Student regent selection off base

The candidates are two law students and a graduate student from Duluth.

This was going to be an important year for undergraduate students to take a special interest in the Board of Regents. For the first time in six years, the student spot on the board is up for grabs. The Board of Regents, the governing board of the University, always has a student spot.

The “student” currently being replaced on the board is Lakeesha Ransom, who was finishing her Ph.D. in Human Resources Development and is a senior project manager at Best Buy Co. Ransom doesn’t seem very representative of the student body, with a full-time job and an advanced degree, but you can hardly blame her since all regent terms, including student regents, are for six years.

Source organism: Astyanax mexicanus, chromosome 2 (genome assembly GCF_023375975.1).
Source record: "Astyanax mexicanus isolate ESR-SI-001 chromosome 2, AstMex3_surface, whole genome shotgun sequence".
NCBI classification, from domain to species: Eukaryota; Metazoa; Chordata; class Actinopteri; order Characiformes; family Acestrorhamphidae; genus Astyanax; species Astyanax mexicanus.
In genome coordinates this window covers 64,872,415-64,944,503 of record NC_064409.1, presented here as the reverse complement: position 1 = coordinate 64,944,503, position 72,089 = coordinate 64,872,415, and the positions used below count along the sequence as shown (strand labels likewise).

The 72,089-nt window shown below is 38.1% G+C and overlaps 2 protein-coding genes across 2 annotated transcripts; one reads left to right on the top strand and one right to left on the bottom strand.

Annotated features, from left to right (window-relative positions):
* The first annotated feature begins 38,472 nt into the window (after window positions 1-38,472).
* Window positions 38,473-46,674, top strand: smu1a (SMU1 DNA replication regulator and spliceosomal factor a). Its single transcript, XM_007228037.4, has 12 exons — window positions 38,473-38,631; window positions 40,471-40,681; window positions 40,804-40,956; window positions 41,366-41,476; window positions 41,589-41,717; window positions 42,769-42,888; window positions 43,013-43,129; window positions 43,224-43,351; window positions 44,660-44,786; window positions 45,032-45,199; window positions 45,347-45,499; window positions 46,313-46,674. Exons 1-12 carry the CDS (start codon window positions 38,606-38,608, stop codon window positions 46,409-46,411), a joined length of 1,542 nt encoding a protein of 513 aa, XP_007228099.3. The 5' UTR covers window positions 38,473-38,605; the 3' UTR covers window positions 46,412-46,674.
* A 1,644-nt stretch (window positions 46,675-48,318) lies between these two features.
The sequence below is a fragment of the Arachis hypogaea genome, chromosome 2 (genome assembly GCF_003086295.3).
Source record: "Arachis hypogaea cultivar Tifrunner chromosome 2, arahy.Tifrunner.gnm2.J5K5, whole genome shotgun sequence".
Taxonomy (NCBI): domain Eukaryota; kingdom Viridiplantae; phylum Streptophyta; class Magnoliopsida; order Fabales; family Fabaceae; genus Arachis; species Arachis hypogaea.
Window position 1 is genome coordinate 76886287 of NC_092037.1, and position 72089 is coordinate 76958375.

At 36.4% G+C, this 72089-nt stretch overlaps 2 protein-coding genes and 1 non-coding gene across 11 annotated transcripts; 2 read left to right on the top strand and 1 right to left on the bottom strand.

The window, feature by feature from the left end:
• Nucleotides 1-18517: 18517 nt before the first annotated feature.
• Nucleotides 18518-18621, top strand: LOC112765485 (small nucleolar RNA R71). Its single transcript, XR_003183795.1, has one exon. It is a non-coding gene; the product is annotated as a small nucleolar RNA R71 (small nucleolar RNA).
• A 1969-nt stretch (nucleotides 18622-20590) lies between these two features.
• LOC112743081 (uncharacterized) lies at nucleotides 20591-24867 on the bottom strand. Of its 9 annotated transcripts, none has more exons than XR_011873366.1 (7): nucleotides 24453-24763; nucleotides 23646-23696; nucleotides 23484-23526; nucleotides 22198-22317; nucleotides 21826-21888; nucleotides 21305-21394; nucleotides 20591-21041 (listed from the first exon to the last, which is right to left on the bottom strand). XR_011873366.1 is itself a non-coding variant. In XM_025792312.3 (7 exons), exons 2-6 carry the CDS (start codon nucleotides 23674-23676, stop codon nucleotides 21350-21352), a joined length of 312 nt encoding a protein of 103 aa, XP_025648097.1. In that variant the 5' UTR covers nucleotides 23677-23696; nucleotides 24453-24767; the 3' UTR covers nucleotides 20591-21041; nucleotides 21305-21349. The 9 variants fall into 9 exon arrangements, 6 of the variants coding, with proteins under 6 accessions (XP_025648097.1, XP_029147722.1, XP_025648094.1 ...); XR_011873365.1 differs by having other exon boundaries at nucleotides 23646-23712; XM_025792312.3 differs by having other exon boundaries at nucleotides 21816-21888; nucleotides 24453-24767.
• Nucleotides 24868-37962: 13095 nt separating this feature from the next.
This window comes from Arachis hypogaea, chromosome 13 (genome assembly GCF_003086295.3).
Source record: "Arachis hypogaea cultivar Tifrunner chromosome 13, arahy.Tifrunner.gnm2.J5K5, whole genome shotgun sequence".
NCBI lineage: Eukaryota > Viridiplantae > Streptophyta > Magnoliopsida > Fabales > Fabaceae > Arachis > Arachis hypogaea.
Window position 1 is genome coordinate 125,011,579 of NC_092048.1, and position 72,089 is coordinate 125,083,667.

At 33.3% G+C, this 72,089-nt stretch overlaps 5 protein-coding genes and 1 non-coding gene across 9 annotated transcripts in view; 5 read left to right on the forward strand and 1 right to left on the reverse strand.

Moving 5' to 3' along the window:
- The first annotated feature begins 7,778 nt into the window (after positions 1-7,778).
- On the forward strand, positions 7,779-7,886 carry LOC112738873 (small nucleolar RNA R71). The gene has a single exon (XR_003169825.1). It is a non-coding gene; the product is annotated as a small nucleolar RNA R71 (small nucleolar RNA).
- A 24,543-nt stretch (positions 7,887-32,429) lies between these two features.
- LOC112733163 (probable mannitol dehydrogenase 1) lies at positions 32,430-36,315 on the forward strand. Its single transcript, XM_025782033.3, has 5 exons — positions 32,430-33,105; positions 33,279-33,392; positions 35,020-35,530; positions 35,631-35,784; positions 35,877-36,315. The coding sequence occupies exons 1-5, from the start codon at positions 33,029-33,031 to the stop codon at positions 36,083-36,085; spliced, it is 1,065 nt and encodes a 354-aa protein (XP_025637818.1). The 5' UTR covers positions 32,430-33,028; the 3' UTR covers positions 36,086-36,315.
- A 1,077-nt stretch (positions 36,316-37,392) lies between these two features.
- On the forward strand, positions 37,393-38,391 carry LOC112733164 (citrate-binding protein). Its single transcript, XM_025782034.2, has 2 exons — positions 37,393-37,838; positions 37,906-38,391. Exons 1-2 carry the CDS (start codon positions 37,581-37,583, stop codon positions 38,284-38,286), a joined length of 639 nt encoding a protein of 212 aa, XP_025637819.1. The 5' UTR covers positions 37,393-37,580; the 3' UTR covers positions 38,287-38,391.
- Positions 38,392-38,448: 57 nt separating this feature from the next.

The Regent Candidate Advisory Council selects finalists for regent positions, and this year they are boasting that the applicants are “more than qualified,” and that this year they chose three student candidates, even though the norm is two. However, it is too bad that the final candidates do not include an undergrad.

Isn’t the point of a student regent to be an actual representative of the student body? Anyone can agree that the lives and priorities greatly differ between undergraduate and graduate students.

The committee did receive applications from undergraduate students, a few of which have had experience with the board. The chairman has said the committee is looking for students who can “hold their own” in discussions with regents. Apparently, this only includes students seeking higher degrees.

But maybe not many undergraduate students applied, because they knew they would be locking themselves into a six-year position. At this point in undergraduates’ lives, most don’t even know what jobs they want after college, much less where they are going to live.

To generate more interest in the position, get different kinds of students to apply and achieve an undergraduate student voice on the Board of Regents, we suggest shorter student terms and a selection committee with an open mind about undergraduates.